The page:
Health - Life Sciences - 17.11.2017
Improved method of engineering T-cells to attack cancer
Researchers at Cardiff University have found a way to boost the cancer-destroying ability of the immune system's T-cells, offering new hope in the fight against a wide range of cancers. Using CRISPR genome editing, the team took the genetic engineering of killer T-cells one step further by removing their non-cancer specific receptors and replacing them with ones that would recognise specific cancer cells and destroy them.

Health - Life Sciences - 16.11.2017
’Mini liver tumours’ created in a dish for the first time
Scientists have created mini biological models of human primary liver cancers, known as organoids, in the lab for the first time. In a paper published , the tiny laboratory models of tumours were used to identify a new drug that could potentially treat certain types of liver cancer. Primary liver cancer is the second most lethal cancer worldwide.

Health - Life Sciences - 15.11.2017
Raising ’good’ cholesterol fails to protect against heart disease
Raising so-called 'good' cholesterol by blocking a key protein involved in its metabolism does not protect against heart disease or stroke, according to a large genetic study of 150,000 Chinese adults published in the journal JAMA Cardiology. There are two types of cholesterol in the blood: LDL-C, so-called 'bad' cholesterol, which is carried in low-density lipoproteins (LDL), and HDL-C, so-called 'good' cholesterol which is found in high-density lipoproteins (HDL).

Life Sciences - Health - 15.11.2017
Signalling protein found to drive heart scarring and organ failure
A part of the immune system once thought to prevent organ damage is actually a leading cause of scarring and heart failure, a study has found. Researchers at Imperial College London discovered that a protein called interleukin 11 (IL-11) plays a key role in the scarring process, which in turn causes heart, kidney and liver failure.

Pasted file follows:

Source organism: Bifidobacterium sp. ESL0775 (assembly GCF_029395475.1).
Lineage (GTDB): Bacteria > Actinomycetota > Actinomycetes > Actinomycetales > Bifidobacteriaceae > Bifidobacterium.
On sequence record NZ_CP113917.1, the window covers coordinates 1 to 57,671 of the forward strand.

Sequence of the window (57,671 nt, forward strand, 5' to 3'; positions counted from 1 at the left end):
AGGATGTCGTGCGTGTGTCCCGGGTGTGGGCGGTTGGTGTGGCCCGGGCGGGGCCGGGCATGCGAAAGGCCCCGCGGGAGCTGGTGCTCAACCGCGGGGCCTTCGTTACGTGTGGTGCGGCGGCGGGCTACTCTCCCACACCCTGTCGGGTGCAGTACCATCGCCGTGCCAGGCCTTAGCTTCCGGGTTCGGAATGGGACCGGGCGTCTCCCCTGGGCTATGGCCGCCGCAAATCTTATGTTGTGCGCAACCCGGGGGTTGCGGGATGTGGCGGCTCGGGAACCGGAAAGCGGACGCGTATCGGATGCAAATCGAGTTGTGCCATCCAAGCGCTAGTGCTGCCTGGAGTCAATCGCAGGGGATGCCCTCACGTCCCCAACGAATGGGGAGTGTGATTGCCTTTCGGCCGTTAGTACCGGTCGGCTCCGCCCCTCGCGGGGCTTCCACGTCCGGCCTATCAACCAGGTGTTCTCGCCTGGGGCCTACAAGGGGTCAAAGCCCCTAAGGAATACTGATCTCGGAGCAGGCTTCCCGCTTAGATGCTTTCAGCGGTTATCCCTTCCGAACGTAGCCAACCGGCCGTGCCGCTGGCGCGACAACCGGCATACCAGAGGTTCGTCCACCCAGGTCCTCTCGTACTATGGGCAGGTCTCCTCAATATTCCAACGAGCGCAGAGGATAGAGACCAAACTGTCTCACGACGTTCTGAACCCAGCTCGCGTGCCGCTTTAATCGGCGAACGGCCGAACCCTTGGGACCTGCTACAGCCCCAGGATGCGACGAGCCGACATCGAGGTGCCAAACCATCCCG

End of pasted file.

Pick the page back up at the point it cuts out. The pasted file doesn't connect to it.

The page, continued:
Environment - Life Sciences - 15.11.2017
Amazonian streams found teeming with fish species are lacking protection
Hundreds of thousands of Amazonian streams are teeming with highly diverse populations of fish species, a new study reveals. Scientists have found that small streams, in areas of the eastern Brazilian Amazon that are a mixture of forest and farmland, contain fauna new to science, as well as very rare species.

Health - Life Sciences - 15.11.2017
Improving clinical trials with machine learning
Machine learning could improve our ability to determine whether a new drug works in the brain, potentially enabling researchers to detect drug effects that would be missed entirely by conventional statistical tests, finds a new UCL study published today in Brain . "Current statistical models are too simple.

Social Sciences - Life Sciences - 15.11.2017
It’s (not) complicated: relationships may be simpler than they seem
New research sheds light on how social networks can evolve by showing that complex social patterns observed across the animal kingdom may be simpler than they appear. Image credit: Shutterstock New Oxford University research has shed light on the complexities involved in forming social bonds, and suggests that the process is much simpler than first thought.